Heavey said Tuesday night that he views the issue as an emotional attachment to upholding the tradition of having police in Greenwich Avenue intersections, versus a necessity to redeploy officers. He said that his inspiration in moving forward and changing stems from the credo that was developed as part of the department’s strategic plan for how they will operate in the years to come.

“We should embrace change, create value and inspire others,” he said.

SOMR on Formation of Cardinal Stadium Building Committee Withdrawn

A Sense of the Meeting Resolution calling for the formation of a building committee to oversee construction for the Cardinal Stadium improvement project was withdrawn before the Representative Town Meeting on Tuesday night.

Twenty-one members from District 9, who led the SOMR, issued a letter on Tuesday explaining their decision to withdraw.

“District 9’s focus was, and remains, how the town should responsibly manage this spending and ensure that it implements good processes for infrastructure investments. Our belief is that the building committee model is a powerful mechanism – with specific guidelines regarding composition of committee members, public meetings, and fiscal oversight – that can ensure transparency in process for town projects from start to completion,” the letter said.

The Cardinal Stadium project is a multi-phase project which costs $13.3 million. It’s one of many projects that make up the nearly $300 million in capital spending on the horizon for the town.

The public had resisted the SOMR in recent days, because they felt that putting together a building committee would delay the construction of the new bleachers from being completed by graduation in June.

District 9 members made it clear that they support the project and did not want to delay progress with the SOMR.

“While there was broad support for the concepts of budget oversight and visibility for major projects, we were surprised that the discussion over the SOMR shifted from fiscal responsibility to questioning whether those in favor of the SOMR actually wanted the stadium project to move forward. To be clear, negatively impacting the stadium project was not the intention of the SOMR. District 9 is fully supportive of the project and appreciative of those who have worked so hard to advance it to its current state,” the letter said.

The letter went on to say that District 9 plans to continue the dialogue.

“Our intention is to…bring before the RTM a more substantive measure to address the broader topic of how the town should manage capital projects as impactful as Cardinal Stadium. We fully intend to bring the topic of building committees back to the RTM to ensure a continued discussion on the concepts of oversight and transparency for town investments.”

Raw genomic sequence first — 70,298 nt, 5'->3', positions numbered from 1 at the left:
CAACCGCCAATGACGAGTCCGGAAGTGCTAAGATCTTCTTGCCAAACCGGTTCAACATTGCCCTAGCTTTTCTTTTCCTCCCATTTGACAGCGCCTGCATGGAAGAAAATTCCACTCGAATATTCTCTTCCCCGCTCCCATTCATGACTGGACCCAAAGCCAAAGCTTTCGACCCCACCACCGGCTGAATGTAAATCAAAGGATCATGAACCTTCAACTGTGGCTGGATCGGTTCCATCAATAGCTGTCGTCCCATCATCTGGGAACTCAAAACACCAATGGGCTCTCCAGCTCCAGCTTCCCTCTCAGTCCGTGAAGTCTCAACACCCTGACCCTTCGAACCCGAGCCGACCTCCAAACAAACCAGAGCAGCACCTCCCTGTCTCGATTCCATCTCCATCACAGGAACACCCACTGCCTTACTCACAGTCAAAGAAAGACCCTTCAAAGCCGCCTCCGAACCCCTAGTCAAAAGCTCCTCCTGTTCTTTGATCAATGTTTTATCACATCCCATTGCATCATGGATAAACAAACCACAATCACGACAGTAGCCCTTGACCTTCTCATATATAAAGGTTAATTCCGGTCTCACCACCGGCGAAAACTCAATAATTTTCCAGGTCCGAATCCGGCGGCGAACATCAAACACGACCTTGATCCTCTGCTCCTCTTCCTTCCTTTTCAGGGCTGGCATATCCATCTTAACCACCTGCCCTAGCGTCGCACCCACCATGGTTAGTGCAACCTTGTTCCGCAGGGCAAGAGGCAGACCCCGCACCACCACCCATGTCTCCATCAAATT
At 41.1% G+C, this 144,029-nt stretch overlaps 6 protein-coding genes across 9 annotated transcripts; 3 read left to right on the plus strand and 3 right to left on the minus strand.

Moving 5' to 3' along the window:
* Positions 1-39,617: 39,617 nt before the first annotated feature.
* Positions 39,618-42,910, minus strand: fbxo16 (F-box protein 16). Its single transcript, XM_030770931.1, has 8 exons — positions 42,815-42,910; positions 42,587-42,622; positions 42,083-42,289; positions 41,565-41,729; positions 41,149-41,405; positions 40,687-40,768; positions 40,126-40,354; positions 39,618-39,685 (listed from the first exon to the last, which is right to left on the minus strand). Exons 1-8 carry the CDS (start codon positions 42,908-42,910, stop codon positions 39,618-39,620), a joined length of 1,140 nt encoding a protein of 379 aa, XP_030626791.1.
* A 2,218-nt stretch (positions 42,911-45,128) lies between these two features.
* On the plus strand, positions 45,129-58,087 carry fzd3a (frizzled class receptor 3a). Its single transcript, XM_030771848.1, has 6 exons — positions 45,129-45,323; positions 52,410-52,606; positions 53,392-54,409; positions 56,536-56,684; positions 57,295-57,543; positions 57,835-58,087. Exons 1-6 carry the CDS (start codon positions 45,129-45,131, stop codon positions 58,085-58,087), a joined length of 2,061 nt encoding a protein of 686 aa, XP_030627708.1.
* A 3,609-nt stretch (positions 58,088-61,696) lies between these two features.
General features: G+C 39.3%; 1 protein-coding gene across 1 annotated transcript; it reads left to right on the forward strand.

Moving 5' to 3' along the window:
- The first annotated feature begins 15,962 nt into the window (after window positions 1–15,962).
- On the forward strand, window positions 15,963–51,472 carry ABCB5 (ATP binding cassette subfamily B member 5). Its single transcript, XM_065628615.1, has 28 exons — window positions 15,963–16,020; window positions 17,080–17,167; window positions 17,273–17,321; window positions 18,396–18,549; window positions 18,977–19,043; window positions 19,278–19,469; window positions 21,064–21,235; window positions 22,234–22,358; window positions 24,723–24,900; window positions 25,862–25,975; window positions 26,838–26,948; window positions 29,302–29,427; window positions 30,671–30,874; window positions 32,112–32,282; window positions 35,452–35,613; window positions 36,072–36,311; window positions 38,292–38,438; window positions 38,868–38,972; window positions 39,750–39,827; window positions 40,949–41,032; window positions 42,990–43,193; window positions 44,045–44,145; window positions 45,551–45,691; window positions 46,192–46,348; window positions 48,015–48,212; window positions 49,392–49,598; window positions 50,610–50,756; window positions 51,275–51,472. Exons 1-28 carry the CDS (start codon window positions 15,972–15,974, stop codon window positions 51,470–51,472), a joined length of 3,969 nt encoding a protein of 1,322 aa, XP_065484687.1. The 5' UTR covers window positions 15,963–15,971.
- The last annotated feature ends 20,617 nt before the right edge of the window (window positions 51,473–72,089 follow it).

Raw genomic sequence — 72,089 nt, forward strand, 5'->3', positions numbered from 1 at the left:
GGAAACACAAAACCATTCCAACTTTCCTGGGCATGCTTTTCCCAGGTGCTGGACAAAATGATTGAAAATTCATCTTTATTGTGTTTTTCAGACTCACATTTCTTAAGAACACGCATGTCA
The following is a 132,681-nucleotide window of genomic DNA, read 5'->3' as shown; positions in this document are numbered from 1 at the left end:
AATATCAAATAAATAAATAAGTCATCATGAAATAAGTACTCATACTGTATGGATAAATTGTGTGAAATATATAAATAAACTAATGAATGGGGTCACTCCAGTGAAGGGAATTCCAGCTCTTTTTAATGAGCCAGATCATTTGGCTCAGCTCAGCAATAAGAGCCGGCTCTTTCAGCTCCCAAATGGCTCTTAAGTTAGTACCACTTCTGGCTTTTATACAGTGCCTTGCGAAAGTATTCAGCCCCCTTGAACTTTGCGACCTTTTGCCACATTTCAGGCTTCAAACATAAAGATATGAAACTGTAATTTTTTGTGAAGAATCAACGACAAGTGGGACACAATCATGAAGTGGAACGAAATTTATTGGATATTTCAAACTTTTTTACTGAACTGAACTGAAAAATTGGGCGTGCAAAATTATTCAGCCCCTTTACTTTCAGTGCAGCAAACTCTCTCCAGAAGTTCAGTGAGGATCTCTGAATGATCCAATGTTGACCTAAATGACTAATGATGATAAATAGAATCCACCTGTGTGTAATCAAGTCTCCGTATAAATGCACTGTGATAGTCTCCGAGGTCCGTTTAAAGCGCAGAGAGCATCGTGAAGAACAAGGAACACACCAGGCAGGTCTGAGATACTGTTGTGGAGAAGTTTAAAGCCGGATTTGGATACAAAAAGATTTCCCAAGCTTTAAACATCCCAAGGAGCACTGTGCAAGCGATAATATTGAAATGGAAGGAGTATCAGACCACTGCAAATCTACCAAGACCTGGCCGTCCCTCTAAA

The project is currently in Phase 1A, which includes the construction of new home-side bleachers that are ADA accessible with a press box, elevator, new bathrooms and a team room that will go below the bleachers. Phase 1B includes the addition of new lights on existing poles, handicap parking, and an entry kiosk.

Phase 2 would include the creation of a new access road from behind the school to East Putnam Avenue.

Appeal on Eastern Greenwich Civic Center Plans Withdrawn

An appeal by members of the Greenwich Athletic Foundation (GAF) to change proposed plans for a new Eastern Greenwich Civic Center was withdrawn prior to the Representative Town Meeting on Tuesday.

Members from the GAF wanted to see a field house added to the proposed plans, which they believe would have provided the town with a playing surface that could be used year-round to address the town’s long-standing problem of field shortages.

However, members of the EGCC Committee believed that adding a field house to the plans now would delay the project and increase costs. After the appeal received no support between RTM committees leading up to the full RTM meeting, and because the GAF did not want to stop the project from continuing, it was withdrawn from the agenda.

Currently, the proposed project would completely replace the current 31,765 square foot two-story structure at 90 Harding Rd., in Old Greenwich.

The new building, which would be one story and about 35,418 square feet, would be ADA compliant and energy efficient. It currently has an estimated budget of $15 million.

The building, which EGCC Committee Co-Chair, Gary Dell’Abate, has called “a community civic center, not just a sports complex,” in the past, would feature a full-sized multi-use gymnasium with roll-out spectator seating; an 8,100 square foot multi-use event space; three 1,000 square foot activity rooms; and a storage room for gym and activity equipment.

Work on the surrounding playing fields will not be included in the project, and playing fields would be usable during construction.

The existing building was built in 1950 as an employee recreation center for Electrolux. The town later acquired the building and the 13.22 acre site in 1966.